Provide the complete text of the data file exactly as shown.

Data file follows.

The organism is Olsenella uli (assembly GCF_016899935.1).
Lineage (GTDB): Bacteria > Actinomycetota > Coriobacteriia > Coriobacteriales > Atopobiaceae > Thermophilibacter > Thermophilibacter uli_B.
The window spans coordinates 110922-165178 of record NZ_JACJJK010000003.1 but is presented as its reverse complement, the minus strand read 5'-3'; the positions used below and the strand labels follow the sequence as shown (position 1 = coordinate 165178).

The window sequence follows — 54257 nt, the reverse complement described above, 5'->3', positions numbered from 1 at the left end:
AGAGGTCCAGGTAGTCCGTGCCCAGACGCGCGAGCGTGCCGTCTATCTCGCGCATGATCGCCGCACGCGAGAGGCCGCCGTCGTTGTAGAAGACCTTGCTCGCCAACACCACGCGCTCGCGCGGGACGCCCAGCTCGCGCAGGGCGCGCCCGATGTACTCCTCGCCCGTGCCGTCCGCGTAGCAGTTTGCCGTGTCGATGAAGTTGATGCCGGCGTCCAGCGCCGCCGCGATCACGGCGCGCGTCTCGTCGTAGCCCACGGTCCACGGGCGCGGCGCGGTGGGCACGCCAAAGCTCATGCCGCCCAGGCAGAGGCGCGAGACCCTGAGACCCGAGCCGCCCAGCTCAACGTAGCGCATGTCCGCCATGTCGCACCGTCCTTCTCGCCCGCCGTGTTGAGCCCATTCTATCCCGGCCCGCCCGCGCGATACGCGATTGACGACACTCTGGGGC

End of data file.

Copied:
The organism is Olsenella uli (assembly GCF_016899935.1).
Lineage (GTDB): Bacteria > Actinomycetota > Coriobacteriia > Coriobacteriales > Atopobiaceae > Thermophilibacter > Thermophilibacter uli_B.
The window spans coordinates 110922-165178 of record NZ_JACJJK010000003.1 but is presented as its reverse complement, the minus strand read 5'-3'; the positions used below and the strand labels follow the sequence as shown (position 1 = coordinate 165178).

The window sequence follows — 54257 nt, the reverse complement described above, 5'->3', positions numbered from 1 at the left end:
AGAGGTCCAGGTAGTCCGTGCCCAGACGCGCGAGCGTGCCGTCTATCTCGCGCATGATCGCCGCACGCGAGAGGCCGCCGTCGTTGTAGAAGACCTTGCTCGCCAACACCACGCGCTCGCGCGGGACGCCCAGCTCGCGCAGGGCGCGCCCGATGTACTCCTCGCCCGTGCCGTCCGCGTAGCAGTTTGCCGTGTCGATGAAGTTGATGCCGGCGTCCAGCGCCGCCGCGATCACGGCGCGCGTCTCGTCGTAGCCCACGGTCCACGGGCGCGGCGCGGTGGGCACGCCAAAGCTCATGCCGCCCAGGCAGAGGCGCGAGACCCTGAGACCCGAGCCGCCCAGCTCAACGTAGCGCATGTCCGCCATGTCGCACCGTCCTTCTCGCCCGCCGTGTTGAGCCCATTCTATCCCGGCCCGCCCGCGCGATACGCGATTGACGACACTCTGGGGC